First-time Mothers Greatly Underestimate Risk of Early, Elective Birth


Medical experts point to a disturbing trend of expectant mothers who are choosing to deliver their babies for non-medical reasons before 39 weeks of pregnancy

Medical experts point to a disturbing trend of expectant mothers who are choosing to deliver their babies for non-medical reasons before 39 weeks of pregnancy. Research published in Obstetrics & Gynecology reveals just how prevalent elective deliveries are in the US.

In the study of 7,804 women giving birth for the first time, labor was induced in 43.6 percent of the women, and 39.9 percent of those were elective inductions.

A startling number of first-time mothers—92 percent–believe it’s safe to deliver a baby before 39 weeks, according to a recent UnitedHealthcare survey of 650 insured, first-time mothers. Only eight percent of women surveyed accurately identified 39 to 40 weeks as being the earliest point that it is safe to deliver the baby given no other medical complications requiring early delivery. Nearly 41 percent of women believed that 37 to 38 weeks is the earliest point, while more than half the women surveyed chose 34 to 36 weeks.

Dr. Tina Groat, MD and National Medical Director for Women’s Health at UnitedHealthcare, is available to discuss this trend and what expectant mothers can do in the final weeks to ensure their babies are healthy.

“Unfortunately, many expectant mothers are not aware of the risks associated with early elective C-sections and induced labor. Expectant mothers may believe that at 36 weeks they have completed their nine months of pregnancy, but Mother Nature’s formula for healthy babies is actually 40 weeks,” Dr. Groat says.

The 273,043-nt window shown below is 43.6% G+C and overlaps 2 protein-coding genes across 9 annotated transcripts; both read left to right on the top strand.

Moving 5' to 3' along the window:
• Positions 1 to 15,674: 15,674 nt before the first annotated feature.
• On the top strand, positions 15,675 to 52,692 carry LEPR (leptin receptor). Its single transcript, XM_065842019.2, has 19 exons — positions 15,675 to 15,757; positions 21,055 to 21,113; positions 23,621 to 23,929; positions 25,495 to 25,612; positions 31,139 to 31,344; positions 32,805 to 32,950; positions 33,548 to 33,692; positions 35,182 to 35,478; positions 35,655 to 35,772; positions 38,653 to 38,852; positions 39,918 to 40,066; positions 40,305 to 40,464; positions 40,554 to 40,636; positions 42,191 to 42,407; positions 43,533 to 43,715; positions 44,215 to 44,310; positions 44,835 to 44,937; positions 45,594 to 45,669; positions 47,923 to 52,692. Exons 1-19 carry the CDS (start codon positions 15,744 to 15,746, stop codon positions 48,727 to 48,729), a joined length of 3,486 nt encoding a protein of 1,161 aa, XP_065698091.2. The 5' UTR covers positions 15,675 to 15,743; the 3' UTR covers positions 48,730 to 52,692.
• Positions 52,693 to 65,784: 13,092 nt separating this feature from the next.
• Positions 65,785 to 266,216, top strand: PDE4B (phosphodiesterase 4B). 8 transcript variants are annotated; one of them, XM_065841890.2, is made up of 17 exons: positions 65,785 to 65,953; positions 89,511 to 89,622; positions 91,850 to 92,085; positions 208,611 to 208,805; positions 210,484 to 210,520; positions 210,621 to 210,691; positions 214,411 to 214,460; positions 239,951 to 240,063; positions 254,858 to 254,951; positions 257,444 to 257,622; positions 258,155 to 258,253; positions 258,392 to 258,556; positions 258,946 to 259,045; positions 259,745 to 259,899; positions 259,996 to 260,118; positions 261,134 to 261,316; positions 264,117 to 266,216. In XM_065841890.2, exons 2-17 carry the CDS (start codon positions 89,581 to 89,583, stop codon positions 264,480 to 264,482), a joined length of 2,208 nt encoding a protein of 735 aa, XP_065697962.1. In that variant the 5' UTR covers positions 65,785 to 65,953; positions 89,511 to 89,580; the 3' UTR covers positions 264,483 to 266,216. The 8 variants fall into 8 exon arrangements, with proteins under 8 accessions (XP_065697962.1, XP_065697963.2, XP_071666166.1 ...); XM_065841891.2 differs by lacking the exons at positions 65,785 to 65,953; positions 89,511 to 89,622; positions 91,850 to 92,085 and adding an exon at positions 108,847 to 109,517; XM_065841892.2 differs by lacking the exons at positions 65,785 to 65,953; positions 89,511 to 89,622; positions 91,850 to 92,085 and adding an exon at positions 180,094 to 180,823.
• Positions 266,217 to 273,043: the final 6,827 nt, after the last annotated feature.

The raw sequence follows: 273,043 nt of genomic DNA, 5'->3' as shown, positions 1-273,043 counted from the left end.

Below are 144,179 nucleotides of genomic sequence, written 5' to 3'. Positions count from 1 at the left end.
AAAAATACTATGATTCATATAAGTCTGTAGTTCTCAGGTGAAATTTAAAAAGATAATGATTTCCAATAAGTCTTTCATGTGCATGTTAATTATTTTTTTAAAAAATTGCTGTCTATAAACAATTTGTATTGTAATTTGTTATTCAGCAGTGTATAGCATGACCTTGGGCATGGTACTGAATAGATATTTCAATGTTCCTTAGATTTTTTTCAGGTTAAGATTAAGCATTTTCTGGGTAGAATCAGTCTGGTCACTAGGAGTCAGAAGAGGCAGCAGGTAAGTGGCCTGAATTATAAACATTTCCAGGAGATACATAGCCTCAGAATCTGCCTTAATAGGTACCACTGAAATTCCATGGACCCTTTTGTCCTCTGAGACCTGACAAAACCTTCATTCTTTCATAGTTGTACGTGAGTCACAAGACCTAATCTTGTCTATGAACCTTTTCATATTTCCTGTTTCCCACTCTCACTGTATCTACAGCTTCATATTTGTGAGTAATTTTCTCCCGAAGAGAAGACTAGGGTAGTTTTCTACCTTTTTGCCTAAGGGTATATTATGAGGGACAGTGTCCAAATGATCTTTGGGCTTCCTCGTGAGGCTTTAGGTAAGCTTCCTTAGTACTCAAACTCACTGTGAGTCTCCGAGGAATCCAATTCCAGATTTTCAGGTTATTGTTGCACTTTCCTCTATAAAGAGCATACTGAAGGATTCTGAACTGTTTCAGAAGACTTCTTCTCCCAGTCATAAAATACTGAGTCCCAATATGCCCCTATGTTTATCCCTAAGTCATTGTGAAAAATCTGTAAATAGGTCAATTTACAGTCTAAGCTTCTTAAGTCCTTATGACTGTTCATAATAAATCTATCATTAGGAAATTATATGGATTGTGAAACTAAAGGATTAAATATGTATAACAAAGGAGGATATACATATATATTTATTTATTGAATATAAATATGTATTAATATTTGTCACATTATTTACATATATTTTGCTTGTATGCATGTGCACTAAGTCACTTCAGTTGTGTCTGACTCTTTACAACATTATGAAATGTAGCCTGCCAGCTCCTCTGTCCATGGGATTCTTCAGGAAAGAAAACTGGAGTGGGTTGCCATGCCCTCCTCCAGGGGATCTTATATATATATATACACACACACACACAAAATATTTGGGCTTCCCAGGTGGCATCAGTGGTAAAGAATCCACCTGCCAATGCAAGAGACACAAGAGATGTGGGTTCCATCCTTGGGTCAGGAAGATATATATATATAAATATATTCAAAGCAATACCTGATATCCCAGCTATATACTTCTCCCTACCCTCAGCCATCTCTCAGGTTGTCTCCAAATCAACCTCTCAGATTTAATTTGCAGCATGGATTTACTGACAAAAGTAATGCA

A study published in the New England Journal of Medicine revealed that babies born electively by C-section at 37 weeks were twice as likely to have health problems, usually respiratory in nature, than babies born at 39 weeks or later. Infants delivered preterm are at an increased risk of developing chronic lung disease, cerebral palsy, learning disabilities and behavioral problems.

“The results of recent studies stress the importance of educating expectant mothers on the risks associated with elective deliveries prior to 39 weeks. These early-term births can result in the newborn’s admission to the Neonatal Intensive Care Unit, which increases the baby’s hospital stay and health risks,” Dr. Groat says.

“Although the last few weeks of pregnancy can often be physically uncomfortable, expectant parents should take the opportunity to learn just how important the last few weeks are for their baby’s development and health,” Dr. Groat says. “Women should talk with their doctors about the best time to deliver and the risks of putting convenience before safety.”

Source: UnitedHealthcare

Related Videos
Should We Reclassify Diabetes Subtypes?
Roger S. McIntyre, MD: GLP-1 Agonists for Psychiatry?
Daniel Gaudet, MD, PhD | Credit: American College of Cardiology
© 2024 MJH Life Sciences

All rights reserved.